Youth is a period that is between childhood and adulthood. It is a term that people define in different ways and also apply to different age groups and many people argue that youth is a biological stage due to the changes going on in a child’s body and mind during puberty. However, many argue that youth is social constructed, due to influences on children such as the media and peer pressure from their friends. Youth can be defined as a biological stage for many reasons. One of the reasons is that biologically all youth go through hormonal changes at puberty.
During this time young people will experience changes in their behaviour, tending to have mood swings and sometimes having lots of different emotions going through their minds. Whether they have the influence of others or not their attitudes towards different things will change and they will start to see things in different ways as they get older. Many teenagers will also go through times of being unsure about themselves, questioning things about their looks and appearance and might be irritable about themselves. All these things tend to happen no matter their influences.
However, youth is not just a biological stage and although children grow physically their minds also, nowadays it appears that youth may be more related to ‘transition’ and change. Transition basically means a period of change from one stage to the next and it can be defined differently in different cultures. Many cultures have special ceremonies to recognize these significant times, often known as ‘rites of passage’. Some examples of ‘rites of passage’ include Jewish boys and girls having a bar mitzvah at the age of 12 or 13, during this time they will learn more about their religion and prepare for their future as a Jewish adult.
Another example is ‘Suri Life’, during this time suri boys will become ‘rora’, which includes having to complete tasks within their tribe and there is also Debutantes, which are often present in rich American families and Dassanech life. Each different culture or society may choose to mark the transition from childhood to adulthood in their own unique ways. Another reason why youth is not just a biological stage is due to the influences certain agents of social control have on children, such as the media. Many people, such as the sociologist Neil Postman believe that there has been a disappearance of childhood.
The media has a huge influence on children growing up due to things like adverts being ‘everywhere’ and many adverts are giving out the wrong messages to children. Examples are adverts advertising make up being aimed at young children and toys being sold such as ‘Bratz dolls’ wearing inappropriate clothing, such as miniskirts and crop tops. The effect of this is young children, imitating the dolls’ fashions and wearing inappropriate clothes and also makeup at such a young age. Also small things like giving things like free vouchers to get a spray tan and magazine articles, saying things like ‘how to get a boyfriend’.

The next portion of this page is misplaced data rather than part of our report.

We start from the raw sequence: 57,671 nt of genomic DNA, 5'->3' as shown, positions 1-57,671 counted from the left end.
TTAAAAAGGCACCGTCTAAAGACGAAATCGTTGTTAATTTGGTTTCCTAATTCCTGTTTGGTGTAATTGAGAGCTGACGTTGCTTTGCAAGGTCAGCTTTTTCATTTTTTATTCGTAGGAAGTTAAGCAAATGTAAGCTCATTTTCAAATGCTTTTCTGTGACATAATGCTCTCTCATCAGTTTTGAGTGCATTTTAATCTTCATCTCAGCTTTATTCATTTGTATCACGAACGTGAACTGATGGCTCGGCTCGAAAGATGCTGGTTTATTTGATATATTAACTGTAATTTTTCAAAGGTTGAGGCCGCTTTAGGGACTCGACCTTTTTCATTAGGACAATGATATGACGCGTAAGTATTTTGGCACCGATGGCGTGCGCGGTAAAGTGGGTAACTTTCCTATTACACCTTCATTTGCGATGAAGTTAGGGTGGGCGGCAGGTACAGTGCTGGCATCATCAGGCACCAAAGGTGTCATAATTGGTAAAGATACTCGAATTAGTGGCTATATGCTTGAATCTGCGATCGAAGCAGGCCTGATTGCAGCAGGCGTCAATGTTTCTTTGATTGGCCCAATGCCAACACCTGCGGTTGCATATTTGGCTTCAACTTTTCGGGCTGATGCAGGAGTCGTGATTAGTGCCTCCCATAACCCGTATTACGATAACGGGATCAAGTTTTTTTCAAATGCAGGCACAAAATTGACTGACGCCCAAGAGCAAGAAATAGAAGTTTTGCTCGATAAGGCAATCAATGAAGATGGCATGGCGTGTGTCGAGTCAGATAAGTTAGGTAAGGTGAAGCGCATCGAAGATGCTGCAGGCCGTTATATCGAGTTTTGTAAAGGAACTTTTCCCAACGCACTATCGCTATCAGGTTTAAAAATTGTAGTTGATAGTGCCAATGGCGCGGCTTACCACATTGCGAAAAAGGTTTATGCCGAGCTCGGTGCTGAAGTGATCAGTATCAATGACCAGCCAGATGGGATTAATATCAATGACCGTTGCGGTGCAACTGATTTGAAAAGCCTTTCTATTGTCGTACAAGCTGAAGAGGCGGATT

Things likes this can pressure children into thinking they ‘should’ have a boyfriend at the age, because that’s what is expected. Peers also have an influence on children becoming a ‘youth’. Even though peer pressure is known to largely to effect teenagers it also affects younger children. Many high street chains releasing clothing aimed at children as young as 8, like short tops, mini skirt. Many young children will wear these clothes and their friends might feel pressured to fit in and wear what everyone else is wearing, as it might be the ‘norm’ within their group of friends.
Many children might be pressured into wearing inappropriate clothes, when they don’t want to and be left out or even bullied by other people if they don’t wear designer labels or a mini skirt. The effect of things like this is in a way forcing children to grow up and producing a generation of ‘tweens’, who are young children, who are as young as about 8 or 9, who act a lot older than their age, wearing makeup and dressing older and essentially losing out on their childhood. Youth is also not a biological stage, because of the social construction of youth.
An example is social norms, for example their average age for getting married in England is 27, while in Nigeria its 17. On average women get married in Nigeria before they are even an adult and marriage is a big commitment and to give someone such a big responsibility they will be expected to be quite mature at 17, so might be seen as the end of their youth, which to many people is seen as having fun and ‘letting loose’ while in England it might just be the beginning of becoming a youth.
Another example is the law, laws are different in various societies. Giving people different rights and responsibilities, might make people feel older, by being able to legally do certain things. For example, in England you can drive at 17, while in many American states you can drive at 16. Also, in England people can legally drink alcohol at 18, while in most of USA, the law states you have to be 21. By giving them that legal responsibility, someone who can legally drink alcohol might be seen as ‘an adult’, not by society, but by other people their age.
In conclusion, youth is not just a biological stage, because although children will go through many hormonal changes in puberty, however youth can be said to be a socially constructed stage of life, due to things like the law and the rights and responsibilities that it gives us and also due to the influence of things such as media and peer pressure, which have to debates of whether children have a loss of innocence, as they have contributed to children ‘growing up’ so fast.